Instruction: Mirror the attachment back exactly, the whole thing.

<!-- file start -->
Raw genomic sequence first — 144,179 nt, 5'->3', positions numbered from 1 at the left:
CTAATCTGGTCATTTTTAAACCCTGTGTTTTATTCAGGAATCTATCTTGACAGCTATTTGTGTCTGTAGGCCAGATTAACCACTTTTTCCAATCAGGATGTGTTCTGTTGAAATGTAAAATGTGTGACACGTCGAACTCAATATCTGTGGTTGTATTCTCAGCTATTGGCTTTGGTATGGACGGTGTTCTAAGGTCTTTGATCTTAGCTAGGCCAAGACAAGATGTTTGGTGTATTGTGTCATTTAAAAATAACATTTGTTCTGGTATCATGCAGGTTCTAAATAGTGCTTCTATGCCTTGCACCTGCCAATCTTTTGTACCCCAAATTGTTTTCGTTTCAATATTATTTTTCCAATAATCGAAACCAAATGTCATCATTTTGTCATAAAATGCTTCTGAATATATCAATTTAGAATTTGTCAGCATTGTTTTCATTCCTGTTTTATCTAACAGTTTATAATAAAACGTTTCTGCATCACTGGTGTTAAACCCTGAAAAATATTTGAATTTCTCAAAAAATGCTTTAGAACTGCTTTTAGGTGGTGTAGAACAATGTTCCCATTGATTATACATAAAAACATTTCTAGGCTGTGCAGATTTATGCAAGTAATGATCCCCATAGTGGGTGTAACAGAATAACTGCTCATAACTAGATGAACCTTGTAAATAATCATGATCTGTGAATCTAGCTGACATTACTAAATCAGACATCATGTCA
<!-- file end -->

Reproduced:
Raw genomic sequence first — 144,179 nt, 5'->3', positions numbered from 1 at the left:
CTAATCTGGTCATTTTTAAACCCTGTGTTTTATTCAGGAATCTATCTTGACAGCTATTTGTGTCTGTAGGCCAGATTAACCACTTTTTCCAATCAGGATGTGTTCTGTTGAAATGTAAAATGTGTGACACGTCGAACTCAATATCTGTGGTTGTATTCTCAGCTATTGGCTTTGGTATGGACGGTGTTCTAAGGTCTTTGATCTTAGCTAGGCCAAGACAAGATGTTTGGTGTATTGTGTCATTTAAAAATAACATTTGTTCTGGTATCATGCAGGTTCTAAATAGTGCTTCTATGCCTTGCACCTGCCAATCTTTTGTACCCCAAATTGTTTTCGTTTCAATATTATTTTTCCAATAATCGAAACCAAATGTCATCATTTTGTCATAAAATGCTTCTGAATATATCAATTTAGAATTTGTCAGCATTGTTTTCATTCCTGTTTTATCTAACAGTTTATAATAAAACGTTTCTGCATCACTGGTGTTAAACCCTGAAAAATATTTGAATTTCTCAAAAAATGCTTTAGAACTGCTTTTAGGTGGTGTAGAACAATGTTCCCATTGATTATACATAAAAACATTTCTAGGCTGTGCAGATTTATGCAAGTAATGATCCCCATAGTGGGTGTAACAGAATAACTGCTCATAACTAGATGAACCTTGTAAATAATCATGATCTGTGAATCTAGCTGACATTACTAAATCAGACATCATGTCA